Marble is a softer stone than granite or quartz, so it is easier to work than more common stones when it comes to fabricating or installing. DIY is possible if you know what you are doing.

Marble Cons

  • It’s porous
    Marble is, in comparison to other stones, very porous. It requires sealing to avoid staining.
  • It’s comparatively soft
    It’s a softer stone than granite or quartz so will damage more easily.
  • High maintenance
    Marble worktops are higher maintenance than other types of stone and require regular sealing and some refinishing to keep them looking their best.
  • It’s hard to find
    Marble is becoming increasingly hard to find as it is a natural resource that has been over-mined throughout history.
  • It’s expensive
    Marble is very expensive in comparison to other stones partly because it is so scarce but also because it is a high-end, high-ticket product.

Laminate Pros & Cons

Laminate worktop
Laminate worktops in a small kitchen.

If you want something cheap and cheerful, you can’t go wrong with a laminate worktop, but if you’re looking to make a statement and create a luxurious feel with a real wow factor, laminate worktops are not the best option. Laminate worktops are popular for their good looks and reasonable pricing. Unfortunately, laminate worktops in kitchens tend to wear out after a few years and are not so resistant to scratches.

Laminate pros

  • Cheap
  • Easy to get hold of
  • Looks reasonable
  • Easy to DIY install

Laminate Cons

  • Basic look
  • Won’t last as long as other options
  • Easily damaged
  • Limited colour range

Wood Pros & Cons

Wood Worktop
Wood Worktop

Wooden kitchen worktops are usually constructed from hardwood such as oak and can come in various types. You can buy an artisan wood worktop that has been custom-cut from a single piece of wood along each length, or you can buy cheaper ones that are made up of lots of batons glued together.

Whilst wood can look great it doesn’t come without its share of problems, chiefly from water ingress and scratch damage. Wood tops can be treated with oil to prolong their life but are fairly high maintenance as they need to be re-sanded and re-oiled fairly regularly.

Wood Pros

  • Looks good in almost all settings
  • Unique appearance
  • Can be DIY installed

Wood Cons

  • High maintenance
  • Damages easily
  • Not very heat or scratch-resistant
  • Susceptible to bacteria

Stainless Steel Pros & Cons

Stainless Steel Kitchen Worktop
Kitchen Island with Stainless Steel Worktop

Because of its durability, low maintenance, and hygienic nature, stainless steel is a popular choice for commercial kitchens. The stainless steel look is not everyone’s cup of tea but it has seen somewhat of a revival in recent years, especially in loft-style apartments, where it combines well with other industrial textures to form a modern look.

Stainless Steel Pros

  • It’s hygienic
    This is the big reason so many commercial kitchens use it. Due to the highly regulated area of public food preparation, they need something that’s extremely hygienic.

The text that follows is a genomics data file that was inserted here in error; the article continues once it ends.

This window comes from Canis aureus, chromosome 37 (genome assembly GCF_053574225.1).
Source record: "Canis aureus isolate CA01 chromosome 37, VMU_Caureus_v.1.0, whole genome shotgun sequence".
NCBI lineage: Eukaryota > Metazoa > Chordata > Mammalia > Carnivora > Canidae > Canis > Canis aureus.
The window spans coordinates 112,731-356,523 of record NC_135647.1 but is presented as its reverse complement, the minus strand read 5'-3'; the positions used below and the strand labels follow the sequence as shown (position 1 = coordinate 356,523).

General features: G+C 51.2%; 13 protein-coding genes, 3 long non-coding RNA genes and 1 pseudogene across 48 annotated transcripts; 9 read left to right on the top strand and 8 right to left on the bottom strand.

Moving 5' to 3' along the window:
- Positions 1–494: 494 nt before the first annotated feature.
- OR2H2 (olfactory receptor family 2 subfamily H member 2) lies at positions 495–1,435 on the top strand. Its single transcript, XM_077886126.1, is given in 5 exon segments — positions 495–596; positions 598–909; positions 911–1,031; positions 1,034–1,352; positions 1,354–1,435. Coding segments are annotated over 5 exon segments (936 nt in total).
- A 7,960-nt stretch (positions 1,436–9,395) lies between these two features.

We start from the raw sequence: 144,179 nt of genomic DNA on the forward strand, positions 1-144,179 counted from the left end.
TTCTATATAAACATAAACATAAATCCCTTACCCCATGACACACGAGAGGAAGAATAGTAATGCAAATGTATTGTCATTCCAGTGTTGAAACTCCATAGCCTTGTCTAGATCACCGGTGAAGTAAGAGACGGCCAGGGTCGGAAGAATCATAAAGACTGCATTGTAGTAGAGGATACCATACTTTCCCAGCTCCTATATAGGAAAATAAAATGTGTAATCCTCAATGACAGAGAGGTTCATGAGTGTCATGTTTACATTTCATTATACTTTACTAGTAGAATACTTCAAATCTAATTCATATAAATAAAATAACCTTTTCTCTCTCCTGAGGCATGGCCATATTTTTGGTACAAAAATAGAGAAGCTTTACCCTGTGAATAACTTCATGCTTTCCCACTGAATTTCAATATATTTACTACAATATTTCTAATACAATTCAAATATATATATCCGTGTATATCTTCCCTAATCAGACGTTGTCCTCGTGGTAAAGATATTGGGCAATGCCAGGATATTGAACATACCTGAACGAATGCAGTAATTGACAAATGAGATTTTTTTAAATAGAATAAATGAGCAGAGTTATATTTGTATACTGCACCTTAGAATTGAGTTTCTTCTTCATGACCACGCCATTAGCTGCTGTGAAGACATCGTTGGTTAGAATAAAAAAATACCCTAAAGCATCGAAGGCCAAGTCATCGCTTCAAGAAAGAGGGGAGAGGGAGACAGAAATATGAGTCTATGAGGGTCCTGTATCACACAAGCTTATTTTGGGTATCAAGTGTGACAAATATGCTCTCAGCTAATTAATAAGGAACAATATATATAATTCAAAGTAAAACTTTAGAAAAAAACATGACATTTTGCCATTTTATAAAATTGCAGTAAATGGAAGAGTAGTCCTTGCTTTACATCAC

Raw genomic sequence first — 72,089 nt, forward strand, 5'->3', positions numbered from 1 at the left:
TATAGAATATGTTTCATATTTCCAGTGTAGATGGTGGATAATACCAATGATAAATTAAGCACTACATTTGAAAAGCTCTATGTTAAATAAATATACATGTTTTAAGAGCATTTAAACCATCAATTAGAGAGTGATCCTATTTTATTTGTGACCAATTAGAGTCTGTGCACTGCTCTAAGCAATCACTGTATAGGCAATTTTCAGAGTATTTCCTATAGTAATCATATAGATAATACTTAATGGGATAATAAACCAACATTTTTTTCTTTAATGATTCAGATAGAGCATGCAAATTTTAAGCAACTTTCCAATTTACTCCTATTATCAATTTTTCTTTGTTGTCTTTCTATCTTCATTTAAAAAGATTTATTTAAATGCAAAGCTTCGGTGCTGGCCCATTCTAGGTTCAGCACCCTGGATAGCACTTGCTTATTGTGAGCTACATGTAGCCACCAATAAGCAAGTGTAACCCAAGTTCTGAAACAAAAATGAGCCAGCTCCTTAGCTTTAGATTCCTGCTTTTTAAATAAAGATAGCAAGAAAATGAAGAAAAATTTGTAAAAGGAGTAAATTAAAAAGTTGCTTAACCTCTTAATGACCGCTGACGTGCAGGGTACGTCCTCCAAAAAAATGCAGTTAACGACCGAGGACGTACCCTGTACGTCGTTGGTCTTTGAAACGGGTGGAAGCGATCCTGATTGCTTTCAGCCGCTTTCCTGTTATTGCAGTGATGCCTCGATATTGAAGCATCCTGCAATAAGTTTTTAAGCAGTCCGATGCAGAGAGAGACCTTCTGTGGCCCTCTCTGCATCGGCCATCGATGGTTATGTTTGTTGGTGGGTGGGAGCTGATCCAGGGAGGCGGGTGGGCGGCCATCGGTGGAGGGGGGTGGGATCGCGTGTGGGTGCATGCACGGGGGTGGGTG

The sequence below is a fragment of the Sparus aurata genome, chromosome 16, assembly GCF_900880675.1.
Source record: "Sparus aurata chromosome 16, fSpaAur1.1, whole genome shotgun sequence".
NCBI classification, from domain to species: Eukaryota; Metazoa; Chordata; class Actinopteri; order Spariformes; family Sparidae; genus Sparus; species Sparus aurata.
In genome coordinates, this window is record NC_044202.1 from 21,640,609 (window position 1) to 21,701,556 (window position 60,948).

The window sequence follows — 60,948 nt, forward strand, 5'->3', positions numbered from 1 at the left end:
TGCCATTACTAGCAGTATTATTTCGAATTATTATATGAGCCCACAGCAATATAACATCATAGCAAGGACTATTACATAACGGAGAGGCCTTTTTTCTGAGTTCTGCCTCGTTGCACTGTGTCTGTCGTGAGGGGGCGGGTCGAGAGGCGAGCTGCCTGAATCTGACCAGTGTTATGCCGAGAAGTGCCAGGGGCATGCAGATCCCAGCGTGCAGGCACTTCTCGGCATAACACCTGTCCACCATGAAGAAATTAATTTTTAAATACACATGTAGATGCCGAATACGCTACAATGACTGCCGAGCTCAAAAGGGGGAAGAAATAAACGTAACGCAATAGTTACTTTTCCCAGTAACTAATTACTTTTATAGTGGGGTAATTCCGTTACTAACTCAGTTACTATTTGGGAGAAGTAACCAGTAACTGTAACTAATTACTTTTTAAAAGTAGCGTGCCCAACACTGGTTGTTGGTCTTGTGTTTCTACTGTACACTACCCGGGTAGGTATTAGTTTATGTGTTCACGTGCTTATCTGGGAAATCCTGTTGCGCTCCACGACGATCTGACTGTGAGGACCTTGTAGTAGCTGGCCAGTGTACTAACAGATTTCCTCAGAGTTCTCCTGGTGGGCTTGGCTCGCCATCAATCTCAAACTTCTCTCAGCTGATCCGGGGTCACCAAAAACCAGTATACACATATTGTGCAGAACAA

• Low maintenance
    It’s very quick and easy to clean, doesn’t need any special treatement such as sealing like other products.
  • Heat-resistant
    Steel won’t get damaged by hot pans being placed directly onto it. Another big plus for commercial kitchens.

Stainless Steel Cons

  • Denting
    Steel tops, doors etc. all dent very easily so it’s not an ideal material if you want a long-lasting, pristine look.
  • Commercial-looking
    The industrial texture is off-putting for many. Considered a very cold, harsh material.
  • Expensive
    Steel prices are pretty high so expect to pay a premium for stainless steel worktops.

Glass Pros & Cons

Glass worktop in modern kitchen visualisation
Glass worktop in modern kitchen visualisation

Perhaps the biggest draw of glass worktops is that they create an illusion of space with their light-reflective surface and are available in a variety of colours. Perfectly suited to a one-person home but not so hot if you’ve got a busy kitchen as they don’t take wear and tear as well as other materials.

Glass Pros

  • Easy to clean
  • Non Porous
  • Heat-resistant

Glass Cons

  • Smears and marks are difficult to get rid of
  • Scratches and chips fairly easily
  • Delicate

Epoxy Resin Pros & Cons

Homeowners can finish an installation or rejuvenate their existing kitchen or bathroom surfaces with higher quality finish by using epoxy countertops. You can transform the look of a wood or laminate worktop by applying the product directly to it and coating it.

You can make a space usable without having to replace or refinish the entire section by using this option. DIY application is very risky as prone to costly errors that are time-consuming to put right.

Epoxy Pros

  • Cheap way to enhance an old kitchen
  • Apply any colour you like
  • DIY or pro install
  • Medium maintenance

Epoxy Cons

  • Toxic fumes during application
  • Difficult to apply without error or mess
  • Air bubbles create weakness
  • Not UV resistant
  • Prone to chipping and scratching
  • Yellows over time

Additional Considerations